Japan entered World War I as a member of the Allies on August 23, 1914. Assisting the Allies with the war effort was not their reason for doing so, however. Once in, Japan seized the opportunity of Imperial Germany’s distraction with the European War to expand its sphere of influence in China and the Pacific. Because Japan already had a military alliance with Britain, there was minimal fighting as they pushed through to make their territorial gains. Japan was not pressured to enter the war. The Allies had things well in hand, so their motive was obvious. As they swept through, they quickly acquired Germany’s scattered small holdings in the Pacific and on the coast of China. While those holdings were relatively easy to overtake, not all of Germany’s holdings were so easy.
In fact, the other Allies quickly started to realize that Japan’s motives weren’t exactly in everyone’s best interests, and they began to push back hard against Japan’s efforts to dominate China through the Twenty-One Demands of 1915. Japan’s occupation of Siberia against the Bolsheviks failed, as its wartime diplomacy and limited military action produced few results. Then, by the time of the Paris Peace Conference in 1919, Japan was largely frustrated in its ambitions. Nevertheless, Japan had snapped up Germany’s Asian colonies with ease, and even the African colony of Togoland (now Togo and parts of Ghana) fell in less than three weeks. The first real sign of resistance was when German Kamerun (Cameroon) was invaded and lightly contested until 1916. Still, it fell in the end. It seemed that Japan was undefeatable.
Nevertheless, with all the victories, the German colonies in East Africa led by the formidable and undefeated Paul von Lettow-Vorbeck proved to be the exception to the rule. The situation facing von Lettow-Vorbeck and his colonial forces was formidable. Still, von Lettow-Vorbeck knew how to fight, and he refused to back down. When the Japanese came up against von Lettow-Vorbeck, they found themselves heavily outnumbered, and they found themselves with no prospect of reinforcements or much in the way of material support arriving anytime soon.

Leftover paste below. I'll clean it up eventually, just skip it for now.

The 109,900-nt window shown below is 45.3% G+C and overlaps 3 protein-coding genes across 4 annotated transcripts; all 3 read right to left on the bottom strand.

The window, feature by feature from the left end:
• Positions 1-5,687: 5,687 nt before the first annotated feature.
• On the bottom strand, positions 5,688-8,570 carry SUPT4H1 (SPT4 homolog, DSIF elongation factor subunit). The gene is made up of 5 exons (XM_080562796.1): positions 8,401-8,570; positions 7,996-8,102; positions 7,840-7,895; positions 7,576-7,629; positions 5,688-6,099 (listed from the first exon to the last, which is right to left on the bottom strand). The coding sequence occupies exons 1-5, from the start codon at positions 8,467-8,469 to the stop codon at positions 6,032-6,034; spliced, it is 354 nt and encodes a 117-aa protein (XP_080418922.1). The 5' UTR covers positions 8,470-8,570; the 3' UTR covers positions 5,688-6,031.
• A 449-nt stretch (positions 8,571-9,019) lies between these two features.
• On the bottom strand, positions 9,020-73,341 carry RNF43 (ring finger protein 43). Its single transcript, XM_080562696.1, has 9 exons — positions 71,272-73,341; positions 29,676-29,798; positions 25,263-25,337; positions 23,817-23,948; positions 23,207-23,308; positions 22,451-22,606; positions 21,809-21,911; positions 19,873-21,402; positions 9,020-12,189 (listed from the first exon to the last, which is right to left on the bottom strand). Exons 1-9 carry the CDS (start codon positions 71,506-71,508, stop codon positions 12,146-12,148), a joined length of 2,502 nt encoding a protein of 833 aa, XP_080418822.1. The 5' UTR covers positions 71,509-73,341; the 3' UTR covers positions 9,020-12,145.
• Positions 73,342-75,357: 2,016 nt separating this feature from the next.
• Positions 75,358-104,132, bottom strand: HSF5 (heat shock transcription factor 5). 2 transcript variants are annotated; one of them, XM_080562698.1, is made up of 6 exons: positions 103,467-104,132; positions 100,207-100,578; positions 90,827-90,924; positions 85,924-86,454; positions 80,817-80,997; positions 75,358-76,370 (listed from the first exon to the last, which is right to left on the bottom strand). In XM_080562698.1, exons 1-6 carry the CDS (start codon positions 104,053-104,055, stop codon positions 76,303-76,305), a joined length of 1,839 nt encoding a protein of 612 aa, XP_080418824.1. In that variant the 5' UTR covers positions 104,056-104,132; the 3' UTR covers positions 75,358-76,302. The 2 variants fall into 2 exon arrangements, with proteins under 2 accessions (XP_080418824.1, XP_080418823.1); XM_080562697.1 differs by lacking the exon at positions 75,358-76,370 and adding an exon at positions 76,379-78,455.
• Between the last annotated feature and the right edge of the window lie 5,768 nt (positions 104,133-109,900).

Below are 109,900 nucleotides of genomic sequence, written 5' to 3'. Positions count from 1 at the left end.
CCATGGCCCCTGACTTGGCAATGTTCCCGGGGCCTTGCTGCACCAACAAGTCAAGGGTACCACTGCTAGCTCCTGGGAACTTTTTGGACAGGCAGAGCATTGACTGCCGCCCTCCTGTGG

The fact was that von Lettow-Vorbeck was seeking to tie up British military resources in Africa to relieve some pressure on the European theater. He drew upon his many years of service in Africa to wage a highly effective guerilla war against a much larger enemy. Von Lettow-Vorbeck was probably one of the greatest guerilla warfare strategists of all time…maybe the greatest. Von Lettow-Vorbeck even gained the loyalty of his African soldiers. In those days, it was highly unusual for a commanding officer or any white soldier for that matter, to show any level of respect to the African soldiers. Von Lettow-Vorbeck did, by appointing Black officers and speaking Swahili. The German troops had learned to live off the land and make the most of very little supplies, due to hard lessons drawn from years of colonial warfare in Africa. Those years were filled with atrocities, but they had persevered.
This one small German colonial army tied up the British forces for the duration of the conflict. The British had been plundering food supplies that devastated the local population. Finally, the German army surrendered on November 25, 1918, in Zambia, two weeks after the November 11, 1918 armistice ended hostilities. Of course, Hitler knew a great officer when he saw one, and so after the war, Hitler immediately offered von Lettow-Vorbek a prestigious position in the Third Reich. In what most would consider a complete shock, von Lettow-Vorbeck bluntly refused the offer, using some very “colorful” language, which shall not be repeated here. It was a courageous, but not very wise move, given the circumstances. Nevertheless, his boldness, as well as his loyalty to the German people, paid off. Von Lettow-Vorbeck was simply too popular with the German people to be eliminated by the regime. He lived to be 94.